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Authorities in northeastern Syria reported their first case of coronavirus Friday, confirming the worst fears of humanitarian groups which have been preparing for an outbreak in the war-ravaged region.
The Kurdish-led administration that governs much of Syria’s northeast said the patient, a 53-year-old man, had died in hospital in Qamishli, on the Turkish border, on April 2. A sample from the patient that had been taken for confirmation in Damascus later tested positive.
Coronavirus has previously been reported in Syria, but those 19 cases, including two fatalities, have all been found in government-held areas further south. This is the first case confirmed in the largely Kurdish-held northeast, a highly vulnerable region where 700,000 people are completely reliant on humanitarian aid, and more than 160,000 displaced people live in camps or collective shelters.
Aleksandar Milutinovic, Syria country director for the aid group CARE, told VICE News that the news was “extremely worrying.”
“It’s impossible to know how far the virus has already spread,” he said. “With the existing vulnerabilities in northeast Syria, coupled with a lack of healthcare and medical infrastructure, a COVID-19 outbreak would be beyond the capacity of the local authorities and relief actors.”
Healthcare infrastructure serving the region’s 3 million people has been shattered by war: Fewer than one in 10 of its 279 public health centers is fully functioning. About 160,000 people— including 70,000 driven from their homes by last year’s Turkish offensive in the region — are displaced and live in densely populated camps, collective shelters, and informal settlements that are likely to prove hotbeds of contagion if the virus reaches them.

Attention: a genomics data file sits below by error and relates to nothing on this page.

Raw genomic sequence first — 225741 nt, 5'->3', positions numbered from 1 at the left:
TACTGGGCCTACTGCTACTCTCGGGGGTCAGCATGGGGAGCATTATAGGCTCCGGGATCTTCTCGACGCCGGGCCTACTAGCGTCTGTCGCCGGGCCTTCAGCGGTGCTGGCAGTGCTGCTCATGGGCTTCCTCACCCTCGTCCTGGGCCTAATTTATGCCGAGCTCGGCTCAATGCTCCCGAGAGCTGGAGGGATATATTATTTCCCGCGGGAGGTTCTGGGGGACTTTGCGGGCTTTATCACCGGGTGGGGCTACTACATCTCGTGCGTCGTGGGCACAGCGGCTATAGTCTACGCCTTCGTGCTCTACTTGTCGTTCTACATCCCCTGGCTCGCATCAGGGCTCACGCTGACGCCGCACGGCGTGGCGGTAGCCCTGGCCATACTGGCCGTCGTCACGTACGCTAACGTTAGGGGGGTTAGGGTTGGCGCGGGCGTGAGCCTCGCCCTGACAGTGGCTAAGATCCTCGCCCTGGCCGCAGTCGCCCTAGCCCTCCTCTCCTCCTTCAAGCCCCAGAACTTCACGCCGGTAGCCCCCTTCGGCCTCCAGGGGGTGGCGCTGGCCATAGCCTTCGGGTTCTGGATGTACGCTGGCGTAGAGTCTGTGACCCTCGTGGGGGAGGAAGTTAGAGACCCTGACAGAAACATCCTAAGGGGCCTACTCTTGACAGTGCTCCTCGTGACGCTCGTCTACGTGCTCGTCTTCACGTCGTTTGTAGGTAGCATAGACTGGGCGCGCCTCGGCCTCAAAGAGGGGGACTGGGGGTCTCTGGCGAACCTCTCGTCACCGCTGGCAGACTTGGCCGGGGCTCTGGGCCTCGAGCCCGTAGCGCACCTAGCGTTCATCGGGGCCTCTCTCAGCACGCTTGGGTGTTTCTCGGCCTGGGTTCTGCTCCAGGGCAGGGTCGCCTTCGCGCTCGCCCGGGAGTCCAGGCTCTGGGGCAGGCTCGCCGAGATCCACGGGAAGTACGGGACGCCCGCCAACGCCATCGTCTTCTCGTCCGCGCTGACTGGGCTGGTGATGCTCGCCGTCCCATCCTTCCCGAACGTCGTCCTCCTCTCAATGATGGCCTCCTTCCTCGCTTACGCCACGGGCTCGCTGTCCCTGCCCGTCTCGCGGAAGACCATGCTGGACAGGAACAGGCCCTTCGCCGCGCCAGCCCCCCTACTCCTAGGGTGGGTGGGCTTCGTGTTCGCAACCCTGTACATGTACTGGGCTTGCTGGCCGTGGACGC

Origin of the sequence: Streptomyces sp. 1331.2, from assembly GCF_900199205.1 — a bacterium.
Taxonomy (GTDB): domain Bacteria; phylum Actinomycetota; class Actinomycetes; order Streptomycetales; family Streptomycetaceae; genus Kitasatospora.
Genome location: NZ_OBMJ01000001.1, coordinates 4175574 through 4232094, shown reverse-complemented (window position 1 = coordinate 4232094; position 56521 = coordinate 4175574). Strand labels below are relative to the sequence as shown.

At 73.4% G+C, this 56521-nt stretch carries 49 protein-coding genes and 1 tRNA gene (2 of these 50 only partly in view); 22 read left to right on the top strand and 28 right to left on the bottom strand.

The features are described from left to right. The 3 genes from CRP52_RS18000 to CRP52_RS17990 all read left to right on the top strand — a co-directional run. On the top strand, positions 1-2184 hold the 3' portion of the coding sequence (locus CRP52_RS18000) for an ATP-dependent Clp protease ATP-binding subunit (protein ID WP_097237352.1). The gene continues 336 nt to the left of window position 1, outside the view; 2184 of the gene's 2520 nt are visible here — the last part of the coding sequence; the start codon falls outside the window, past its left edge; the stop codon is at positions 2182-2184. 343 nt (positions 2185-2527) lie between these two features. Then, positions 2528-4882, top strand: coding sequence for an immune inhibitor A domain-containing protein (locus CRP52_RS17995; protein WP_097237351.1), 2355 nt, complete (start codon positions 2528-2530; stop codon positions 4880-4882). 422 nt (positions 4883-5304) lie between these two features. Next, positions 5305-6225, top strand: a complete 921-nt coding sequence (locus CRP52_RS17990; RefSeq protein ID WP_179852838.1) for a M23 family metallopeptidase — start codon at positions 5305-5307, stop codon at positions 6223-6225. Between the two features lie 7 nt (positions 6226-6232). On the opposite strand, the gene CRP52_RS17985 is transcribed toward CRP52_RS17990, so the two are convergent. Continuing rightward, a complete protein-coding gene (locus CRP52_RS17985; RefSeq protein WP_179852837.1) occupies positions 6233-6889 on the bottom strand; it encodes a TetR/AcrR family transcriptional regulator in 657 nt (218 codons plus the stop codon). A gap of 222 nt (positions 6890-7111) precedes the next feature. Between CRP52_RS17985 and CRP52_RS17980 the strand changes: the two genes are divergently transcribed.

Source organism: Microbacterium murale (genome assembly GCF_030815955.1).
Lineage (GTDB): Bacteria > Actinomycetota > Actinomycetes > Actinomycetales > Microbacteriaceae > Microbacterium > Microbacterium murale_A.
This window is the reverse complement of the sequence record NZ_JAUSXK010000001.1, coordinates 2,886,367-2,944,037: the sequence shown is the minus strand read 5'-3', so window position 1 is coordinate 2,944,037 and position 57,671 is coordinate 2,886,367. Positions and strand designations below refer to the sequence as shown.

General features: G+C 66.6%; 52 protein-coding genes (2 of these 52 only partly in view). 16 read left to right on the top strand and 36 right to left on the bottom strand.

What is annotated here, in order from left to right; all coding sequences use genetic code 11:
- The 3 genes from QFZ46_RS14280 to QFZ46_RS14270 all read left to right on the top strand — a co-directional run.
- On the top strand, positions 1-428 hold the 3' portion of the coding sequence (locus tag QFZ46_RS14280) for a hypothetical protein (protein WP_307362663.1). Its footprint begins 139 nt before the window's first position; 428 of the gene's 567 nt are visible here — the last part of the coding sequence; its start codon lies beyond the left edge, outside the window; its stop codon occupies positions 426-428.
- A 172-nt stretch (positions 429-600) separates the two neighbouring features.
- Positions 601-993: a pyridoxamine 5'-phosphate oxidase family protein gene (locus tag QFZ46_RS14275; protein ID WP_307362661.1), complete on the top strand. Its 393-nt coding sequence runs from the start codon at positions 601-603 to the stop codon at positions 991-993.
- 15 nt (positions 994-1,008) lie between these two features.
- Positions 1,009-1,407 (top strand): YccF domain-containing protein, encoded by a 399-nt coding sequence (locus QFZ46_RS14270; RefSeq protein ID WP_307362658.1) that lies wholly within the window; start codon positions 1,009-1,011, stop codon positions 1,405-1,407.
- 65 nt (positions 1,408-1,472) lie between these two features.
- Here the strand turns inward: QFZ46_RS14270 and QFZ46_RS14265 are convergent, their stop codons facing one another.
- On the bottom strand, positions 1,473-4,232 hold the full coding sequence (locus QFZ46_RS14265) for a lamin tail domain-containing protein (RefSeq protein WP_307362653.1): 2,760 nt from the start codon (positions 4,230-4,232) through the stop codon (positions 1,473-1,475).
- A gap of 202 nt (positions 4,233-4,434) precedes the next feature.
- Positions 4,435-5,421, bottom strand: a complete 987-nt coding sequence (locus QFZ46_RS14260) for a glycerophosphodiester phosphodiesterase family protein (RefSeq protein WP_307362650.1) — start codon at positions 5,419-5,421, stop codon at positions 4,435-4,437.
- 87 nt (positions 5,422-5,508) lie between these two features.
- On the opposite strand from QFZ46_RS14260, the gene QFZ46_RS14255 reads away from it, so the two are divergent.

With virtually no coronavirus testing capability in the region, humanitarian workers had been operating under the assumption that the virus may already be circulating in the community.
Critical resources to help prevent and respond to a wider outbreak — clean water, medical supplies and PPE — are also already in short supply. Water from a pumping station that supplies about 460,000 people in the region, including several refugee camps, routinely cuts out, according to Fran Equiza, UNICEF’s representative in Syria.
Aid groups’ efforts to prepare for an outbreak have been hampered by COVID-19 restrictions coming into force in the wider region. The main route for humanitarian supplies into northeast Syria is the border with Kurdish-run northern Iraq, but since 18 March, that has mostly been closed — and opens only once a week due to the threat of coronavirus.
The partial closure, according to Milutinovic, has slowed the flow of essential medicine, food and hygiene equipment into the region, and hampered efforts to brace a vulnerable population for what could become a catastrophic outbreak. Following the confirmed case, he said there’s now an urgent need to ramp up life-saving efforts in the region.
The wealthiest and most developed nations on the planet are struggling to combat coronavirus; in northeast Syria, already ravaged by nearly a decade of war, the challenge will be far greater.
Cover: FILE - In this March 24, 2020, file photo, medical workers oversee the disinfection of streets in order to halt the spread of the new coronavirus in Qamishli, Syria. (AP Photo/Baderkhan Ahmad, File)